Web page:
When considered in conjunction with the evidence of Vatican condoning of such cover-ups even in papal statements on the issue from John XXIII to Benedict XVI (pre-papacy for him), one must ask finally, what does this tell us about the Roman Catholic Church?
The Roman Catholic Church in Ireland connived with the authorities in a cover-up spanning decades to shield paedophile priests from prosecution, an official report concluded yesterday. Hundreds of crimes against children were not reported as the four archbishops of the Archdiocese of Dublin remained wedded to the “maintenance of secrecy, the avoidance of scandal, the protection of the reputation of the Church and the preservation of its assets”.
Instead, the church hierarchy shuffled the sex offenders from parish to parish, allowing them to continue to prey on victims. In some cases paedophile priests were even promoted. The 750-page report by the Commission to Inquire into Child Abuse on the Dublin archdiocese — the second significant inquiry this year to expose appalling levels of sexual abuse of minors in Ireland under the aegis of the Roman Catholic Church — said that it had uncovered a “don’t ask, don’t tell” policy throughout the period that it investigated between 1975 and 2004.
It said that the State had helped to create the culture of cover-up and that senior police officers regarded priests as “outside their remit”.
“The State authorities facilitated that cover-up by not fulfilling their responsibilities to ensure that the law was applied equally to all and allowing the Church institutions to be beyond the reach of the normal law enforcement processes,” it concluded.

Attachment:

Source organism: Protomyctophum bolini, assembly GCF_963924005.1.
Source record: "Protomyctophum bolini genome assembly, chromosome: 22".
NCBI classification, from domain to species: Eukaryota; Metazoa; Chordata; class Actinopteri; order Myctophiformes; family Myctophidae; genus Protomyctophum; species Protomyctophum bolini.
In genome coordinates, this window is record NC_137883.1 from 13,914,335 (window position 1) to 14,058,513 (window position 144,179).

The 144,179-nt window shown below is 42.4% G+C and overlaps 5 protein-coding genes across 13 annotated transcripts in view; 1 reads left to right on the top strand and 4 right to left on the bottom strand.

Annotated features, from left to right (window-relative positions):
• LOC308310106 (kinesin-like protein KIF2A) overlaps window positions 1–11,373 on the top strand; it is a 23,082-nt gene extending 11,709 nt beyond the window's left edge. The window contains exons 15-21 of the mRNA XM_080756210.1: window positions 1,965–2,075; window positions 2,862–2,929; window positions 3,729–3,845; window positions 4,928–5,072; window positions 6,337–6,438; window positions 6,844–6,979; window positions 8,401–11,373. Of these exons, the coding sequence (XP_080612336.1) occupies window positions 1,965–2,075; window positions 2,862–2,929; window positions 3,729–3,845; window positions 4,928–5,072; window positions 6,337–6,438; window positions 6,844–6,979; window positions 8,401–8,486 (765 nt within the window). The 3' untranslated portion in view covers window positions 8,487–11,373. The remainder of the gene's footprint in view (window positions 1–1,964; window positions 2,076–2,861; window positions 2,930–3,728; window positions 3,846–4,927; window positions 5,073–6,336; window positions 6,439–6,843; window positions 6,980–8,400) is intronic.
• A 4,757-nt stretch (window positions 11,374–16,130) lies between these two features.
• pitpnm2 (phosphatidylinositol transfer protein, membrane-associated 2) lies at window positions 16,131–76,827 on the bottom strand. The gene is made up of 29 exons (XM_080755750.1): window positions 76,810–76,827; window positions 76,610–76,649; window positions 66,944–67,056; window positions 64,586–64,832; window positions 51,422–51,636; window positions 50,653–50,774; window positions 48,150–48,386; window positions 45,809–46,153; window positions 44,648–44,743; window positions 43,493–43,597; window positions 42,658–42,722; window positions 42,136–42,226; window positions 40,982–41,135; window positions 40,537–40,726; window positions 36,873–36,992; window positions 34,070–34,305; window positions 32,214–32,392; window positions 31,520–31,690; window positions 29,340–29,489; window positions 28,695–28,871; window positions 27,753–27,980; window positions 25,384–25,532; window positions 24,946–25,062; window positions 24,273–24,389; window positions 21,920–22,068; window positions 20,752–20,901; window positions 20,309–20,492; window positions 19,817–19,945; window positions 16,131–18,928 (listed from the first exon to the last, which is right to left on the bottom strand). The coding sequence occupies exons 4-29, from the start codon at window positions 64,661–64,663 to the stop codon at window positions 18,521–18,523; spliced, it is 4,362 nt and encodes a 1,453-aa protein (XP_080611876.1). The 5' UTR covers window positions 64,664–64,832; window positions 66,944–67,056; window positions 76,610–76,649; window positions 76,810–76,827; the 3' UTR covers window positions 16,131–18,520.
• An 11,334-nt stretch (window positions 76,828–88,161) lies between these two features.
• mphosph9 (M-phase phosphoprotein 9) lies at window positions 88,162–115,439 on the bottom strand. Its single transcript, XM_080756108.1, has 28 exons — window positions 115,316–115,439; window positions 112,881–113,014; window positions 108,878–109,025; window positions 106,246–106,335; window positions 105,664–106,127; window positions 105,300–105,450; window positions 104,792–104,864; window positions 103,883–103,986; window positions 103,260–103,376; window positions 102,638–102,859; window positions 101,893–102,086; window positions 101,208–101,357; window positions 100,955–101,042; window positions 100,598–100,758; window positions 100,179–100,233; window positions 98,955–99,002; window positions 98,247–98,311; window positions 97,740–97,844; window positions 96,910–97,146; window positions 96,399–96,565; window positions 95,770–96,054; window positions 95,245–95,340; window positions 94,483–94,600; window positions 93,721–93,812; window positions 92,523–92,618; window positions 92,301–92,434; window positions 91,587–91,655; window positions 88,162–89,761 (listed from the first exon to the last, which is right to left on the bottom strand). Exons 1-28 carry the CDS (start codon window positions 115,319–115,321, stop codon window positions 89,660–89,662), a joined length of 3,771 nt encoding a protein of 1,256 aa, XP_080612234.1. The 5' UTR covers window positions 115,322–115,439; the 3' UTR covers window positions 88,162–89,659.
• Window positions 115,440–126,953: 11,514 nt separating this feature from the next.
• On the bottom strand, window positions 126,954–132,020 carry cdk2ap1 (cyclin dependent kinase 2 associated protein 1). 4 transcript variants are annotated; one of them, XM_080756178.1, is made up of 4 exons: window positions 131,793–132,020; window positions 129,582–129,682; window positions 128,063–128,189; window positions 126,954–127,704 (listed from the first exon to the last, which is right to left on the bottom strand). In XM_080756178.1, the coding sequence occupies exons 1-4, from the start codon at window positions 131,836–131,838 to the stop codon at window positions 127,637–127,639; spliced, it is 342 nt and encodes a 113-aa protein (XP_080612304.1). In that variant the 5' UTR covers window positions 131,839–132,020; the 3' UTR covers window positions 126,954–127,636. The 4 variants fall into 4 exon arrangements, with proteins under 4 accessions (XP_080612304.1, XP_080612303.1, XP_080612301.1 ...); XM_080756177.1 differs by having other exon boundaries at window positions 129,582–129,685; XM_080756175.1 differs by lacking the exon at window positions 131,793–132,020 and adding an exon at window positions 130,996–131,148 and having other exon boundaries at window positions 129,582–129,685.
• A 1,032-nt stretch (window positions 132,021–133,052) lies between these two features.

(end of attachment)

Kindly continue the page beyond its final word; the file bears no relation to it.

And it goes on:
This, I think: That its ecclesiology is fundamentally flawed in it's agoraphobically top-down model, one which prizes the interests of the institution so highly, and which cannot ever admit error or failure--individuals fail the Church, the Church itself cannot err. By identifying itself completely with the Body of Christ, the Church heavily disincentivizes itself from acknowledging systemic problems--the "rogue priest" model is the only one that the Church can bear to recognize, because to do otherwise sets up a cognitive dissonance between its theological claims and its behavior. That gap, perceived outside the Church as the rankest hypocrisy, is in fact denial of the most psychologically necessary kind. To believe it, one must shift the topic from the cover up to the offense itself, perpetrated by a number of priests not much greater than that percentage of abusers in society at large, a defense the Church has made at the highest levels. But it is, of course, the concerted cover up over decades by men widely deemed holy and even heroic within Christendom--John XXIII, a hero to liberal Catholics, and John Paul II, a hero to conservatives, to name but two. Or, one can, as did British MP Ann Widdicombe in the Intelligence Squared Debate I linked previously, de-emphasize the cover up, and the sex abuse, and spin it as overly authoritarian discipline typical of the time, and even (as did Widdicombe) accuse Church critics of a double standard, by unfairly demanding that the RCC know better than the times. (This of course set her up for the deadly riposte of Stephen Fry: if the Church cannot be expected to better than secular institutions, he asked, his voice rising for the first time in the debate, then "What are you for?").
The fact is, having one man, and a small circle of princes, responsible for the preservation of a 2,000 year institution which it believes to be the true incarnation if Christ's Body on Earth is to put an insupportable burden on that man and that circle of men. It cannot be maintained, because it attributes perfection to the necessarily imperfect. And that leads to covering up the gap between the Heavenly Image and the Earthly Reality.